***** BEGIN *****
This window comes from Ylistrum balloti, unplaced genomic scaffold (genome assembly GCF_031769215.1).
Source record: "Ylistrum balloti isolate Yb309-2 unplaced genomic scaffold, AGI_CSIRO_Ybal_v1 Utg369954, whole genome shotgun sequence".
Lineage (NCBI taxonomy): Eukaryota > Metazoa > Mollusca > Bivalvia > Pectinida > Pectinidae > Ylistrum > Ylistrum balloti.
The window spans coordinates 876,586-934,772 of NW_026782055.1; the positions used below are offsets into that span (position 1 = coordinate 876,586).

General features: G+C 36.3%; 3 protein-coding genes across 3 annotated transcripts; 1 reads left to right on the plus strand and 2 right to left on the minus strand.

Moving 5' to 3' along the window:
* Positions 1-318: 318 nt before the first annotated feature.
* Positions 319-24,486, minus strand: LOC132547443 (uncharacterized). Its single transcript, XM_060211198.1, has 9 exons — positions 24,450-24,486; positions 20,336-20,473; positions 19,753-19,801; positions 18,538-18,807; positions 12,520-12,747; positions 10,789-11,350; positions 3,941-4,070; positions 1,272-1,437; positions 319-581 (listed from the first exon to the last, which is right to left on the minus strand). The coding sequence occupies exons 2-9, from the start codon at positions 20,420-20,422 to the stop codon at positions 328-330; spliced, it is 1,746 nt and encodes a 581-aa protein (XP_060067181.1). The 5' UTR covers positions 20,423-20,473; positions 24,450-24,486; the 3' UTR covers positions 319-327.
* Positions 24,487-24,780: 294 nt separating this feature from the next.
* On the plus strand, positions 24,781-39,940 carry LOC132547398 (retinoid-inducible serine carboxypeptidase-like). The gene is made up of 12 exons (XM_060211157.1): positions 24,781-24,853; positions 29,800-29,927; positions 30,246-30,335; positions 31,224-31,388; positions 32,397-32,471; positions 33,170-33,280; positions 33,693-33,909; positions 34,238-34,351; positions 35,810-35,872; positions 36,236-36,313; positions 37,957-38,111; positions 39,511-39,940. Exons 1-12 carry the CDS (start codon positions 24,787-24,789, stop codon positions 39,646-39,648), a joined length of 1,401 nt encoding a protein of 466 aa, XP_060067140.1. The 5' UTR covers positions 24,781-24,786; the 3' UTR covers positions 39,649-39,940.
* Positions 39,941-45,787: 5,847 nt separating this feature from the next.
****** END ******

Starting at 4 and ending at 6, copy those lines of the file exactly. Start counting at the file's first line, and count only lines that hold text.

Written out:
The window spans coordinates 876,586-934,772 of NW_026782055.1; the positions used below are offsets into that span (position 1 = coordinate 876,586).

General features: G+C 36.3%; 3 protein-coding genes across 3 annotated transcripts; 1 reads left to right on the plus strand and 2 right to left on the minus strand.

Moving 5' to 3' along the window: